This week marks our one-month anniversary of being back in the UK. Our European adventure already seems like a distant memory. Circumstances have forced it towards the back of our memory bank.
This morning I found myself perusing some old photos just to familiarise myself with our wonderful experience, the sunshine and the sunsets we shared. Our healthy smiling faces seem almost unfamiliar now. I envy those people in the photographs. I miss the ‘us’. The way we were in those uncomplicated moments. The ‘us’ that were free, together, connected and content.
To say it has been tough acclimatising to normality is an understatement. For one, we are separated by miles. Our family is divided. Chris is living at his parents with Buddy. I am living at my mum’s with the kids. After 10 months of close proximity, our separation is insufferable – I ache to be together.
The kids and I regularly retreat to a bedroom late at night and huddle together on the bed. It is our safe sanctuary. Our comfortable place where we can keep our memories alive. Be completely ourselves and share our worries and woes. Like mingling in a crowded room, making polite small talk, dutifully smiling and nodding at all the right times, yet yearning to return to the safety and reassurance of family who see your soul. No need for words. We just know.
The terrifying thing is that I can start to feel the disconnect. Ever so subtly Chris and I are learning to live apart. Each day we fight our own little battles, throwing ourselves into the endless to-do lists and mustering on with everything that ‘normality’ demands of us. We have become comfortably absent from each other – and that scares the life out of me. After all we have shared together, it is just not right.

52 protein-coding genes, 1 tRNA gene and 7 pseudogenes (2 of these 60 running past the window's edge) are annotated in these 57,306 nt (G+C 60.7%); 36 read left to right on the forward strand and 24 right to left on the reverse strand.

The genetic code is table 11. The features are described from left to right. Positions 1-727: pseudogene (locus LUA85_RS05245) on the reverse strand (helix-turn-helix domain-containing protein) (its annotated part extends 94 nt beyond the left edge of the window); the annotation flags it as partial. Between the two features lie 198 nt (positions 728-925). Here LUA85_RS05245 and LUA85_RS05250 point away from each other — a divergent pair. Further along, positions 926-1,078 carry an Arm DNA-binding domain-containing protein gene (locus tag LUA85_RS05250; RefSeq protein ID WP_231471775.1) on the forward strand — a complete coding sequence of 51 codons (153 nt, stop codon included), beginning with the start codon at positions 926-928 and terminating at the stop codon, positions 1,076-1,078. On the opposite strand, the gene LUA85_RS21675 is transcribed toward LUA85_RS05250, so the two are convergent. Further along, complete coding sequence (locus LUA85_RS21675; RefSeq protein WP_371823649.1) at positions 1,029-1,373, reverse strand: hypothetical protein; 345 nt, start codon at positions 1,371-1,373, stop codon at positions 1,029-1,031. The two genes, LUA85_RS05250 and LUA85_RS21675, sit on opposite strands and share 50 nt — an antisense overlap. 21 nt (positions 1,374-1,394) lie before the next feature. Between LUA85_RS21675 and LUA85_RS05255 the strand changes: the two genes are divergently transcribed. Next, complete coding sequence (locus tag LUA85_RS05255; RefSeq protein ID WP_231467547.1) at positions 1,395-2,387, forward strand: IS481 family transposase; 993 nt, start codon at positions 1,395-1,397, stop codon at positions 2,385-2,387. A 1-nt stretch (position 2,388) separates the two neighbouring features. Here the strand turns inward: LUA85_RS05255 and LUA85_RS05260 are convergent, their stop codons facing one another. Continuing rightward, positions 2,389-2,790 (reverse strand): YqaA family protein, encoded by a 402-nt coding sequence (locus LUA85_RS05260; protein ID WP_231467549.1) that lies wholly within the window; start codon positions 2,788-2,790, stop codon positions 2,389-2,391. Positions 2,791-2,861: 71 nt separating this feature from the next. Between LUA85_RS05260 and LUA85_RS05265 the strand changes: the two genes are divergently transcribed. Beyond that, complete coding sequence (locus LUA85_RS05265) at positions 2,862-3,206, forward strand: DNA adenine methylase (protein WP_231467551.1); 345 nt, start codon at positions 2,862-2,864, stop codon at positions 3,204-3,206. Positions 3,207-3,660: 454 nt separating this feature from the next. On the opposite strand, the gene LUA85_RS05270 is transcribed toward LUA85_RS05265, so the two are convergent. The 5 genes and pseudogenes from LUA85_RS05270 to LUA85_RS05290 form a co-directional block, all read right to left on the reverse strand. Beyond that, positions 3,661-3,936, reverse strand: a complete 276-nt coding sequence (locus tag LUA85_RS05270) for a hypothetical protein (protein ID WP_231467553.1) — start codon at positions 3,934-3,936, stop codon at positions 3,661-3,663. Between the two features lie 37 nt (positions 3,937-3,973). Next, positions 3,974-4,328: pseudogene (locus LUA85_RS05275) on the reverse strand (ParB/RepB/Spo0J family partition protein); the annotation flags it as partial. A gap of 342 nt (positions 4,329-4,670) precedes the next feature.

Today it is our 13th wedding anniversary. We did not wake up together. I shall have to wait until this evening, when I can steal a few sacred hours of alone time with my husband, to reassure him that this independence is simply resilience in disguise. We are doing what we have to do. It is temporary. Everything will be okay. We are stronger than ever. I still need him.
Nonetheless, it is not just the disconnection from each other that I worry about. I feel strangely detached from almost everyone who hasn’t shared our remarkable experience. It sounds ridiculous, but until you have travelled for any period of time, you can’t understand how it changes you and your perspective on life. We belong to this small group of people, who understand this peculiar detachment. We no longer slot into the norm. It feels like an uncomfortable, itchy jumper that we just can’t wait to pull off.
I remember watching a film once about the struggles soldiers have adjusting to the monotony of normality after war. Obviously, our situation is a far cry from the heroic actions of our military personnel, but I understand the notion of not fitting in, not relating to normality, and needing to return to a life that feels reassuring, yet adversely less comfortable. Living outside of your comfort zone is deeply addictive. The adrenalin from fear and uncertainty has a toxic pull. I want to run a million miles away from daytime TV and aisles of breakfast cereals.
‘It is time to escape the well trodden path of monotony’
But running is not always easy. We have a few hurdles to overcome before we can race towards the open road again. This time, we have a significant emotional curveball that not only threatens to overthrow our best-laid plans, but could actually stop us in our tracks…
Just a week or so after our arrival home in the UK, Chris’s mum was hospitalised. Chris stepped up admirably to become his Dad’s full-time carer whilst his mum underwent a serious operation on her spine. Sadly, as soon as his mum was discharged from hospital, Chris’s dad’s health deteriorated and he was admitted into hospital too.